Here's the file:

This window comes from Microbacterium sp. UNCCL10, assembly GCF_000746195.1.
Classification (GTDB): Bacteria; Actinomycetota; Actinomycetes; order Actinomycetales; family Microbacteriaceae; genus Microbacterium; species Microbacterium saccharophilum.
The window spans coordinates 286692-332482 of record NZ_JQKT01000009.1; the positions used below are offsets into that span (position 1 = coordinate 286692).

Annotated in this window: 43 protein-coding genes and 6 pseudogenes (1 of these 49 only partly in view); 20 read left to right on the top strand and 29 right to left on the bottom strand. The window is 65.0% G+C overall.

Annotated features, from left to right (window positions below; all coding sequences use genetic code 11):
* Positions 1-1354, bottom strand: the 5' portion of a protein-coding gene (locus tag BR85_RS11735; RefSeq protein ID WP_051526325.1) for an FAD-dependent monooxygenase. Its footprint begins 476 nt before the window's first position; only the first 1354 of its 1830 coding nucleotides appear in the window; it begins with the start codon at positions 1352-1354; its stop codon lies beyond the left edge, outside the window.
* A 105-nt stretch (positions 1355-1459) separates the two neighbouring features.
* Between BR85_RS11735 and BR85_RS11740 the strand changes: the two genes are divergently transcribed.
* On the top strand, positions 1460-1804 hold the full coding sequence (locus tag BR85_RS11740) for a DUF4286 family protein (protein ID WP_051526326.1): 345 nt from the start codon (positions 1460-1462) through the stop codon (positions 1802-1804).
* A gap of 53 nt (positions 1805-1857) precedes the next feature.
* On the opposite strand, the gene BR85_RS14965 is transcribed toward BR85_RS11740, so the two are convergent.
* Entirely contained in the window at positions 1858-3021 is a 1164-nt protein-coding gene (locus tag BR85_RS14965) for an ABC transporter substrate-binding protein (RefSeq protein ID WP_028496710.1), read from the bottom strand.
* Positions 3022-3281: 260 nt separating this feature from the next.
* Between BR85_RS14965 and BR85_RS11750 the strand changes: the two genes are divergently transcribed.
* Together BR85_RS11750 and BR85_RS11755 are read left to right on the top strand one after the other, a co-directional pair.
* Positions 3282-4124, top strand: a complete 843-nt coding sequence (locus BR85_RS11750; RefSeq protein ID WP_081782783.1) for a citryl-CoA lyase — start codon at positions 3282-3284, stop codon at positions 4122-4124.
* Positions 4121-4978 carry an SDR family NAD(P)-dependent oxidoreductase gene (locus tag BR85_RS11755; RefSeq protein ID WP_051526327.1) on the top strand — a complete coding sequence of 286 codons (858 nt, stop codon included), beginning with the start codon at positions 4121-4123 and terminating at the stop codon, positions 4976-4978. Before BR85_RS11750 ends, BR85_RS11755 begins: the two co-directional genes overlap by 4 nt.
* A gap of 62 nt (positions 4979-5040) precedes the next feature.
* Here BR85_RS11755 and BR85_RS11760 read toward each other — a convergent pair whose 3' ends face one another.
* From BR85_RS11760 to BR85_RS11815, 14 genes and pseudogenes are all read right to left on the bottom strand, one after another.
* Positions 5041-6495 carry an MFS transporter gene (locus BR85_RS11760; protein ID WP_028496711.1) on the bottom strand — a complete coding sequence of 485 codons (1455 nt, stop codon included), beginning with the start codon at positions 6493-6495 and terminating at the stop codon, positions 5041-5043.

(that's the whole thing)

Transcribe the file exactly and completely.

This window comes from Microbacterium sp. UNCCL10, assembly GCF_000746195.1.
Classification (GTDB): Bacteria; Actinomycetota; Actinomycetes; order Actinomycetales; family Microbacteriaceae; genus Microbacterium; species Microbacterium saccharophilum.
The window spans coordinates 286692-332482 of record NZ_JQKT01000009.1; the positions used below are offsets into that span (position 1 = coordinate 286692).

Annotated in this window: 43 protein-coding genes and 6 pseudogenes (1 of these 49 only partly in view); 20 read left to right on the top strand and 29 right to left on the bottom strand. The window is 65.0% G+C overall.

Annotated features, from left to right (window positions below; all coding sequences use genetic code 11):
* Positions 1-1354, bottom strand: the 5' portion of a protein-coding gene (locus tag BR85_RS11735; RefSeq protein ID WP_051526325.1) for an FAD-dependent monooxygenase. Its footprint begins 476 nt before the window's first position; only the first 1354 of its 1830 coding nucleotides appear in the window; it begins with the start codon at positions 1352-1354; its stop codon lies beyond the left edge, outside the window.
* A 105-nt stretch (positions 1355-1459) separates the two neighbouring features.
* Between BR85_RS11735 and BR85_RS11740 the strand changes: the two genes are divergently transcribed.
* On the top strand, positions 1460-1804 hold the full coding sequence (locus tag BR85_RS11740) for a DUF4286 family protein (protein ID WP_051526326.1): 345 nt from the start codon (positions 1460-1462) through the stop codon (positions 1802-1804).
* A gap of 53 nt (positions 1805-1857) precedes the next feature.
* On the opposite strand, the gene BR85_RS14965 is transcribed toward BR85_RS11740, so the two are convergent.
* Entirely contained in the window at positions 1858-3021 is a 1164-nt protein-coding gene (locus tag BR85_RS14965) for an ABC transporter substrate-binding protein (RefSeq protein ID WP_028496710.1), read from the bottom strand.
* Positions 3022-3281: 260 nt separating this feature from the next.
* Between BR85_RS14965 and BR85_RS11750 the strand changes: the two genes are divergently transcribed.
* Together BR85_RS11750 and BR85_RS11755 are read left to right on the top strand one after the other, a co-directional pair.
* Positions 3282-4124, top strand: a complete 843-nt coding sequence (locus BR85_RS11750; RefSeq protein ID WP_081782783.1) for a citryl-CoA lyase — start codon at positions 3282-3284, stop codon at positions 4122-4124.
* Positions 4121-4978 carry an SDR family NAD(P)-dependent oxidoreductase gene (locus tag BR85_RS11755; RefSeq protein ID WP_051526327.1) on the top strand — a complete coding sequence of 286 codons (858 nt, stop codon included), beginning with the start codon at positions 4121-4123 and terminating at the stop codon, positions 4976-4978. Before BR85_RS11750 ends, BR85_RS11755 begins: the two co-directional genes overlap by 4 nt.
* A gap of 62 nt (positions 4979-5040) precedes the next feature.
* Here BR85_RS11755 and BR85_RS11760 read toward each other — a convergent pair whose 3' ends face one another.
* From BR85_RS11760 to BR85_RS11815, 14 genes and pseudogenes are all read right to left on the bottom strand, one after another.
* Positions 5041-6495 carry an MFS transporter gene (locus BR85_RS11760; protein ID WP_028496711.1) on the bottom strand — a complete coding sequence of 485 codons (1455 nt, stop codon included), beginning with the start codon at positions 6493-6495 and terminating at the stop codon, positions 5041-5043.